Leaf spiked the football when the game ended and WSU fans spilled onto the field, with red-painted students climbing the goal posts. UW followers stood and applauded the Cougars for getting it done—for ending a now 67-year Rose Bowl drought and earning a shot to play Michigan. The Huskies settled for a trip to Hawaii and the Aloha Bowl to play Michigan State.
“The rain must have been the tears of Babe Hollingbery and Mel Hein,” said Shawn McWashington, WSU defensive back, referring to the legendary coach and player who headlined the school’s 1931’s Rose Bowl team.
2016: Washington 45, WSU 17
It was winner-take-all before a sellout crowd of 33,000-plus in Pullman, with the 6th-ranked and 10-1 Huskies and No. 23 and 8-3 Cougars each playing for the right to advance to the Pac-12 championship game for the first time. It took a quarter to decide things. Jake Browning threw three touchdown passes in the opening 15 minutes and his UW defense was in control thereafter, intercepting quarterback Luke Falk three times and putting up two goal-line stands.
“We don’t have time to pat ourselves on the back for winning 11 games,” Browning said in the aftermath. “We came into the season expecting to be in close games and win a lot of games.”
There was more hype to come, though it wasn’t nearly as fun as this Apple Cup lead-in. The Huskies went on to beat Colorado for the league title and lose to Alabama in the CFP semifinals; the Cougars ended up in the Holiday Bowl.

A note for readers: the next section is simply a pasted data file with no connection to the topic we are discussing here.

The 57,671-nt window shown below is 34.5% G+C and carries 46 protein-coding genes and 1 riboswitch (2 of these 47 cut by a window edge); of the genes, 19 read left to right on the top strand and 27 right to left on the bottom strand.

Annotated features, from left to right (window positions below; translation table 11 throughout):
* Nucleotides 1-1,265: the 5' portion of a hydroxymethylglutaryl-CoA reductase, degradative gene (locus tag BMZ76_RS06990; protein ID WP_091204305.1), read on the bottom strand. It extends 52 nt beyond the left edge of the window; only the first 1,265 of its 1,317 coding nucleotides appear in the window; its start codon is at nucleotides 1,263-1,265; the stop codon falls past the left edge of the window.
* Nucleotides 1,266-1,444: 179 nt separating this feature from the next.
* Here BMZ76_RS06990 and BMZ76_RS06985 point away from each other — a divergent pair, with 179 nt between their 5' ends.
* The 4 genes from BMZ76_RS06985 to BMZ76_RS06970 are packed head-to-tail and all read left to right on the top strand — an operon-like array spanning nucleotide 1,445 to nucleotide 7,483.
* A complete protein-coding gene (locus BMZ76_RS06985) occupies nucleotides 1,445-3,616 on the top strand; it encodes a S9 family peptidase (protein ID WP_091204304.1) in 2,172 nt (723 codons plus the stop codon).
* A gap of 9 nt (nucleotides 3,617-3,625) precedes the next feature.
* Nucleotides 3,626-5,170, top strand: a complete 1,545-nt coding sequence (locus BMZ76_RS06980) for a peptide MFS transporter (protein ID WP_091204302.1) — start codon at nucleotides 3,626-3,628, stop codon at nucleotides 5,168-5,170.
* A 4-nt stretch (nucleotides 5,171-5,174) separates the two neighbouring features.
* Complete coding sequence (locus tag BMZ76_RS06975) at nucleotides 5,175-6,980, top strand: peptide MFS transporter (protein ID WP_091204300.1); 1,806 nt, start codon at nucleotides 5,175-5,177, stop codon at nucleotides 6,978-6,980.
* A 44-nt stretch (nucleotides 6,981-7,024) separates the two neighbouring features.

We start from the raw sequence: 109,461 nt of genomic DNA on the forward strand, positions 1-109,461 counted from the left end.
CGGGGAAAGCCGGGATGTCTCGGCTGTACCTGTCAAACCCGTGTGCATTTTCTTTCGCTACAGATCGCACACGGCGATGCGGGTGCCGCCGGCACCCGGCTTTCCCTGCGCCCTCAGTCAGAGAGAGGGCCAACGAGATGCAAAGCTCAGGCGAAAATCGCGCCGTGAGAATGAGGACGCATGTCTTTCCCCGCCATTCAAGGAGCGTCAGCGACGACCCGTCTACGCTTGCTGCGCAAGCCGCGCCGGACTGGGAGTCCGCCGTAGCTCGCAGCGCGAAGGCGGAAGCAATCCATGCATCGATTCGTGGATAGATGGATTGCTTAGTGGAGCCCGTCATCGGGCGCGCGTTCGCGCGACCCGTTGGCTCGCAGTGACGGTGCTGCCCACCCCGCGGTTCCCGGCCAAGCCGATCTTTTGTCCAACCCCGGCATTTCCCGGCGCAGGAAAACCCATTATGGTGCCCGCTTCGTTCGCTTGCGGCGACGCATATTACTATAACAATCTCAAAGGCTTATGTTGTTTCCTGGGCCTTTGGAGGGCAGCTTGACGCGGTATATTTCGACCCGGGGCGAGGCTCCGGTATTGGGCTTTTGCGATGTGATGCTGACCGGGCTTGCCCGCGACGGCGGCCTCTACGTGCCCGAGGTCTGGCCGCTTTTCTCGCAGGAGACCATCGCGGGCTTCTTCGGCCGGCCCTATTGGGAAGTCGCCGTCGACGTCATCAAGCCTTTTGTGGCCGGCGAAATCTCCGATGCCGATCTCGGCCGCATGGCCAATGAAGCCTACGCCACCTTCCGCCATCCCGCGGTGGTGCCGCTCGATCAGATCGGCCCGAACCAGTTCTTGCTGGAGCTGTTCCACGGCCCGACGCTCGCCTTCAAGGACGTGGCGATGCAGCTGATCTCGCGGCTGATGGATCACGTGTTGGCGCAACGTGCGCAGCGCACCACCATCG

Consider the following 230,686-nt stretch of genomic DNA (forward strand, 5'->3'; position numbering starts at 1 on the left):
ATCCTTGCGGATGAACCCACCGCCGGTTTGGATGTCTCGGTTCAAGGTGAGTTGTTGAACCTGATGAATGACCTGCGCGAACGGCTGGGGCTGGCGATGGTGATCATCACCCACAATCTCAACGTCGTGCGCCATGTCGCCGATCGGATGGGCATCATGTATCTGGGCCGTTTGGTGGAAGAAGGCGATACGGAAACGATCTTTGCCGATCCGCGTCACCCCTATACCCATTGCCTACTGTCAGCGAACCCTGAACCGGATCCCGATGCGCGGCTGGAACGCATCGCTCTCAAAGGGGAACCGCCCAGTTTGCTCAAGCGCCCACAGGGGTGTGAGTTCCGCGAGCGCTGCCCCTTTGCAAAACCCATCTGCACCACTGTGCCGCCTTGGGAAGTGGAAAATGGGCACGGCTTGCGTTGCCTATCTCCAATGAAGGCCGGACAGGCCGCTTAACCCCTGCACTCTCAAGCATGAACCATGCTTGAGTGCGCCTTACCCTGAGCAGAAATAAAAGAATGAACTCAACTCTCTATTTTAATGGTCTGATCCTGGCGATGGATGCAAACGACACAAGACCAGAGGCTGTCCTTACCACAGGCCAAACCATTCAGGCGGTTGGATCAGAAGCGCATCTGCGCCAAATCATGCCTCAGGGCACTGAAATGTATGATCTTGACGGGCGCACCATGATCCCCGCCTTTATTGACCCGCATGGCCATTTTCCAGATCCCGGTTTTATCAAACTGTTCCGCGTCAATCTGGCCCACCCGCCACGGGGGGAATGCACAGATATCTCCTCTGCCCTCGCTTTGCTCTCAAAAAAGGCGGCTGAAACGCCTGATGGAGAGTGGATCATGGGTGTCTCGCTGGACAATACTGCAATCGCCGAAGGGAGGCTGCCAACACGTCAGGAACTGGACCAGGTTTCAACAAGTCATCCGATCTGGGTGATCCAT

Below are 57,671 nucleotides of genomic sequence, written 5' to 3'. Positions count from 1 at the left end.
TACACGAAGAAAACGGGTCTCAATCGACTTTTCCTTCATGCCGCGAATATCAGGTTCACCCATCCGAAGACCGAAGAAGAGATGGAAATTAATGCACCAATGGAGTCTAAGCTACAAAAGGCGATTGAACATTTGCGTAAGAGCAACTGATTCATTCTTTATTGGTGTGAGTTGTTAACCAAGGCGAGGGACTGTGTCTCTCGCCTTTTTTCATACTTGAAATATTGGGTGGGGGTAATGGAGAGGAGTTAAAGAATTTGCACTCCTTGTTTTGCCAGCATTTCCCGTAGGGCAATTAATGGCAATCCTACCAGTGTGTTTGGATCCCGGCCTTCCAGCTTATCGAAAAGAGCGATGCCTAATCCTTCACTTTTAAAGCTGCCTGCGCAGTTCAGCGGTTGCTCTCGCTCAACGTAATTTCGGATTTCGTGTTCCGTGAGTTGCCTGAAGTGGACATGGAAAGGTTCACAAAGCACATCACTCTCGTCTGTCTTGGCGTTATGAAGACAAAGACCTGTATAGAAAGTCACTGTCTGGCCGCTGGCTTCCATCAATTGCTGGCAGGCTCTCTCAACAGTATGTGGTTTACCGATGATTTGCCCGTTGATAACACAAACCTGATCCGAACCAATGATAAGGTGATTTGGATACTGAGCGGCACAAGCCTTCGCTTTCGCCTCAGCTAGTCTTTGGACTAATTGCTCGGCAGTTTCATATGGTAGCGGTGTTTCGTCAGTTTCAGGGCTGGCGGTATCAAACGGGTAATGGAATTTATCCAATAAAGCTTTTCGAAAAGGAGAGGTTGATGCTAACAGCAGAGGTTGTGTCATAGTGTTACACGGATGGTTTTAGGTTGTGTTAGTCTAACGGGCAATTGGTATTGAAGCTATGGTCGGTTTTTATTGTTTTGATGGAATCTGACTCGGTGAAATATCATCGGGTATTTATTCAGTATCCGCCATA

2018: Washington vs. WSU
Here we go again. Another magical Apple Cup in Pullman. A showdown with a league championship berth on the line for each team. Even more amazing, a total role reversal, adding to the build-up.
When the season began, highly regarded Washington was ranked 6th, considered a one- or two-loss team and projected as a serious playoff candidate. As it winds down, the unsung Cougars are 7th, once-beaten and hoping to sneak into the final four.
The game could be a point-fest. WSU comes off 605 yards of total offense against Arizona generated in a 69-28 victory; the Huskies rolled up 503 yards of total offense in a 42-23 win over Oregon State. Cougars quarterback Gardner Minshew, the man with the distinctive mustache and the accurate right arm, leads the nation with 4,325 yards passing this season and should be considered a legitimate Heisman Trophy candidate. Huskies running back Myles Gaskin enters the contest with 4,961 career rushing yards, putting him fifth in league history with a good chance to move up two more slots.
Storylines are everywhere. WSU senior linebacker Peyton Pelluer is the nephew of Steve Pelluer, who helped settle the 1981 Apple Cup for the other side, and the son of Scott Pelluer, former WSU linebacker and UW assistant coach. The younger Pelleur is a sixth-year player for the Cougars after receiving injury waivers. He’s seeking his first rivalry game victory over the Huskies after going 0-5; his dad was 0-4 against them (3-2 against WSU as an assistant).
No one comes into this contest feeling lackadaisical or disinterested. For both sides, it's time to lay everything on the line.
“It’s what the fans want,” UW linebacker Ben Burr-Kirven said. “It's what everyone wants. You want the game to matter.”